'Pupils should be taught how to stop cyberbullies'
Preventing cyberbullying should be taught as a subject in secondary schools, said a spokesperson for Ireland's school principals.
More action is needed to end the misery caused by perpetrators using mobile phones and computer social network sites, said Clive Byrne (below right), director of the National Association of Principals and Deputy Principals (NAPD).
A dedicated classroom module on cyberbullying must be made an integral part of the junior and senior school curriculum, he said.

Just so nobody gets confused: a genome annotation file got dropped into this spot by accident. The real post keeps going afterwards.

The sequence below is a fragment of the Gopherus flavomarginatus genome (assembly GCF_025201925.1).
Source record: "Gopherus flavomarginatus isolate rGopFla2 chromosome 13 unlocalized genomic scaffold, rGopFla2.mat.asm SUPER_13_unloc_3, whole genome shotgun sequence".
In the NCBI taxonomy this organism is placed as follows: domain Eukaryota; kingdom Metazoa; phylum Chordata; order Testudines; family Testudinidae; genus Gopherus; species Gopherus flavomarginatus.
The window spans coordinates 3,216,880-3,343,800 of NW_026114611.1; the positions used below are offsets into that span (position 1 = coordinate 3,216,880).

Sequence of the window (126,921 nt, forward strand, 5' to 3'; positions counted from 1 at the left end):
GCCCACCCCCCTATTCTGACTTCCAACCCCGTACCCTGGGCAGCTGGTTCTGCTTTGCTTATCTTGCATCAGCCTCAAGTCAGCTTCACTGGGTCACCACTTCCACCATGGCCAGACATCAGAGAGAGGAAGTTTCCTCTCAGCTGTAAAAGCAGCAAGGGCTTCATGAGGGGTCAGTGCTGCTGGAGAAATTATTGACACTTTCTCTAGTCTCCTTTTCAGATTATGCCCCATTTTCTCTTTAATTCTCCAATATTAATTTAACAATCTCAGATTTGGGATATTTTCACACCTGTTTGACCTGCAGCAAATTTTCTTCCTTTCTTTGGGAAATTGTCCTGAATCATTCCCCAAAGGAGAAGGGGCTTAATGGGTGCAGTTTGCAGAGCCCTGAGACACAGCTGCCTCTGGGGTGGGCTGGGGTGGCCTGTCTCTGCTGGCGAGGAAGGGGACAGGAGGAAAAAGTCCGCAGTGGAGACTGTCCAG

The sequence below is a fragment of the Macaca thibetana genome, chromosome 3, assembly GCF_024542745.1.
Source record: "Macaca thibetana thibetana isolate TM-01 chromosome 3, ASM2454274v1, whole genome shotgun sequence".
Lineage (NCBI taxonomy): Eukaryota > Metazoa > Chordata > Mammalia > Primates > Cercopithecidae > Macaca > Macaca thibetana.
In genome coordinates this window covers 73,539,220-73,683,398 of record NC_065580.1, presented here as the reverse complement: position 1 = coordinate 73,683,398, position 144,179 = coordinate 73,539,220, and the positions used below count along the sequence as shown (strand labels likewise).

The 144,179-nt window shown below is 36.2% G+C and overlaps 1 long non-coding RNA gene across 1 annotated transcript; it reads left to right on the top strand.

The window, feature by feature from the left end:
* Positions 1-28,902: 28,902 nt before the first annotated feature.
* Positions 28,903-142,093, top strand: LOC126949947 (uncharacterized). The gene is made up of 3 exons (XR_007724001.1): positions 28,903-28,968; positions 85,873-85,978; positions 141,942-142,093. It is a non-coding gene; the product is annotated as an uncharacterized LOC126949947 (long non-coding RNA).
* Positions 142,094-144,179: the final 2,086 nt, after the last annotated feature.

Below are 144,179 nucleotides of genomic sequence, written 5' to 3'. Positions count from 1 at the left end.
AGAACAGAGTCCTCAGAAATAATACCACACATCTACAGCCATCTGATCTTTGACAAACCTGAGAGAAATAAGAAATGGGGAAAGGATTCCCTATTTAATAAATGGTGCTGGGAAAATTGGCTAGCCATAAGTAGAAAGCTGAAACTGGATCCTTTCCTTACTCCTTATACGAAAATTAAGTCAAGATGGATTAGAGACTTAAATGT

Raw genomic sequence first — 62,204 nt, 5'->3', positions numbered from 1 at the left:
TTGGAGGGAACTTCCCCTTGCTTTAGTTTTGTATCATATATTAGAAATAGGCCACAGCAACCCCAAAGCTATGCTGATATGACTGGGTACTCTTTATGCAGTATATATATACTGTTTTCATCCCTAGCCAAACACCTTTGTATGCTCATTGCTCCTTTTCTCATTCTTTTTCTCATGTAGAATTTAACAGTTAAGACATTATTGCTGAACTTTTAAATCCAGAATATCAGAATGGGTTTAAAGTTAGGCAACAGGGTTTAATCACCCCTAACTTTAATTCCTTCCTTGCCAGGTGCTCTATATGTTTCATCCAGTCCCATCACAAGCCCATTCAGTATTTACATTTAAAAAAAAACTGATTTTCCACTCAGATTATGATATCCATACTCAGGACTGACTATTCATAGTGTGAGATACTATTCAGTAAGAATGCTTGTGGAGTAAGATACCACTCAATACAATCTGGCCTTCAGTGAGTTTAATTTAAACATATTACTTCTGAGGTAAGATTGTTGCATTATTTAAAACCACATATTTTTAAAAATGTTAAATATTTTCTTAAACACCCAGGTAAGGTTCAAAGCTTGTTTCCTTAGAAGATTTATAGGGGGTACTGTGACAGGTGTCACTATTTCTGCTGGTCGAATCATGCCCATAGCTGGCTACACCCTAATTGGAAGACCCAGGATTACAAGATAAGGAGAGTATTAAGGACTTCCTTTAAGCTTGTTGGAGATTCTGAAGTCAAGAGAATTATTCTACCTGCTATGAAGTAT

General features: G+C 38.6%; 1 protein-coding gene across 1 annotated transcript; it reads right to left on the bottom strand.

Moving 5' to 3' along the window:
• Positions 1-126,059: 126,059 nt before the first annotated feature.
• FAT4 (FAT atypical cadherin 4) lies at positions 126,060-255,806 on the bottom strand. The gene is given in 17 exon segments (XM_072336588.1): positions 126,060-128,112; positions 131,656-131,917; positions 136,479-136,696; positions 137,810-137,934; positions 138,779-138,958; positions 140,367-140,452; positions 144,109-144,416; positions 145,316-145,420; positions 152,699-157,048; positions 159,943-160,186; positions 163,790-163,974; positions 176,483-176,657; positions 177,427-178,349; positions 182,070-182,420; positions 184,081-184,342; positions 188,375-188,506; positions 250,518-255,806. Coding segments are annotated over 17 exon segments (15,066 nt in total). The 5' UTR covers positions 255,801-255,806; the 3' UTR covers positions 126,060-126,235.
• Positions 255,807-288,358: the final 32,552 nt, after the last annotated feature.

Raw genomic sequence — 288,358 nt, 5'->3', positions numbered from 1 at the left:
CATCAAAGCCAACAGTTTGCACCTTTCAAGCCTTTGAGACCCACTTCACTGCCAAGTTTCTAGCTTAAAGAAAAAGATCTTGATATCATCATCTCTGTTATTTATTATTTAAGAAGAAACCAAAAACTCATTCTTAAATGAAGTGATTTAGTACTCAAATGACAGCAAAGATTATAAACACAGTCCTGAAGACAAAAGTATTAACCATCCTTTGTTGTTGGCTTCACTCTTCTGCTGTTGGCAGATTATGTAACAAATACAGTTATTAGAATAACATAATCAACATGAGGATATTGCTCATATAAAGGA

He called for more funding and training for school leaders to tackle school bullying. And more resources for closer links with parents.
Cyberbullying has "impacted upon morale in schools across Ireland", he said.
In February, the principals' association (NAPD) commissioned a national survey on cyberbullying which showed an increase in students reporting being both the victims and perpetrators of cyberbullying compared to a similar survey conducted a year earlier.
The NAPD Cyberbullying Survey is carried out annually and polls a thousand people right across Ireland, including parents and children.
Mr Byrne said: "NAPD research has consistently shown that parents want greater help with the problem of cyberbullying and look to schools and teachers to fill the information deficit which exists."
Mr Byrne is scheduled to speak today at a Dublin conference co-hosted by Bully4u and the National Anti-Bullying Centre at Dublin City University.